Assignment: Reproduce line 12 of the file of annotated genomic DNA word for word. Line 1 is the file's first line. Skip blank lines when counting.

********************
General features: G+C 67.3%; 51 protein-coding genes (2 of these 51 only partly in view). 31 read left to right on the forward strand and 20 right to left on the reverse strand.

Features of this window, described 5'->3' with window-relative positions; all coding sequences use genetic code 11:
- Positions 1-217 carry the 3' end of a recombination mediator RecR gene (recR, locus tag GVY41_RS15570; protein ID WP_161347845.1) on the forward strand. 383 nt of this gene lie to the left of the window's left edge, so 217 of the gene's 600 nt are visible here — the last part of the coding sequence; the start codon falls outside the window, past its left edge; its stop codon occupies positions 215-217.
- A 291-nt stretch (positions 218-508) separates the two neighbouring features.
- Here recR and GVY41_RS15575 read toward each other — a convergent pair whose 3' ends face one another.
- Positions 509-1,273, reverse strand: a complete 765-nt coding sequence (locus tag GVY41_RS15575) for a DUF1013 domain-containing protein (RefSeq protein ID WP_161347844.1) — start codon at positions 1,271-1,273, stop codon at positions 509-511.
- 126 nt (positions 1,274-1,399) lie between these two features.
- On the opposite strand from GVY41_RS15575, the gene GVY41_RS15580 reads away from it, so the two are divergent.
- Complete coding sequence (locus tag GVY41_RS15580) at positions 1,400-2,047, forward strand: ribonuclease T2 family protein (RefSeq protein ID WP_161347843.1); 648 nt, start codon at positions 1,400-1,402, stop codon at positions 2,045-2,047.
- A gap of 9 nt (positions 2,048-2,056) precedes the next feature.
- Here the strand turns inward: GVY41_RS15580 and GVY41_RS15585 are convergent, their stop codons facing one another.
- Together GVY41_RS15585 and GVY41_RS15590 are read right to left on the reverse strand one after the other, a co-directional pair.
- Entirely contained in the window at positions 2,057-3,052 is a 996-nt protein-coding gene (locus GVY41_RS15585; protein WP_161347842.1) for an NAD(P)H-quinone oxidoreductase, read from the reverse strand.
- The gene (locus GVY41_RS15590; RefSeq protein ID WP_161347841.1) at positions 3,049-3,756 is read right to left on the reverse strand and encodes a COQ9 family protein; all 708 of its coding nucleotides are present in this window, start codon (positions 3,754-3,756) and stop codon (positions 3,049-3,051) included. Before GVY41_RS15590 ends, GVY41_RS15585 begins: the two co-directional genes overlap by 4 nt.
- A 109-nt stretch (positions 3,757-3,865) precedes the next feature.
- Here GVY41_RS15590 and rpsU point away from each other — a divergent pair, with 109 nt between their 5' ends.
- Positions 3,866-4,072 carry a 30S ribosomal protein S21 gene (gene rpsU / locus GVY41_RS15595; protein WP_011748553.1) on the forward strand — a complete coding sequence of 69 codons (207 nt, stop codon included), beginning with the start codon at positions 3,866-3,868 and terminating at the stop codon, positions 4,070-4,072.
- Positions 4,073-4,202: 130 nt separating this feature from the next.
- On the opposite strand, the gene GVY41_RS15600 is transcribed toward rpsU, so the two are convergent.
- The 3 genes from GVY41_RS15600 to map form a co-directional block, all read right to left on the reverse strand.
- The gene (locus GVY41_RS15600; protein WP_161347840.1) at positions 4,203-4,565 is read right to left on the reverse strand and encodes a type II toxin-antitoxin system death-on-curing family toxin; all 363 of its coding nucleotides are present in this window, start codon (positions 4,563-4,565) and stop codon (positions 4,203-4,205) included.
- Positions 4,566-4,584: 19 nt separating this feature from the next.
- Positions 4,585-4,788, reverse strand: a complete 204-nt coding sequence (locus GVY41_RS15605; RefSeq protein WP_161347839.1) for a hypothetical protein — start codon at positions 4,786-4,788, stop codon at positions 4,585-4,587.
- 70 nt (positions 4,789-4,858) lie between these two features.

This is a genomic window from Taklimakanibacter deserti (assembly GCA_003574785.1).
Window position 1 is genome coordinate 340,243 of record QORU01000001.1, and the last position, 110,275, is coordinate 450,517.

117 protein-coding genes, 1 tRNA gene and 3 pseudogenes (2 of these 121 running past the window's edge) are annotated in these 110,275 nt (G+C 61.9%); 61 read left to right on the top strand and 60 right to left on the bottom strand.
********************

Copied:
- Together GVY41_RS15585 and GVY41_RS15590 are read right to left on the reverse strand one after the other, a co-directional pair.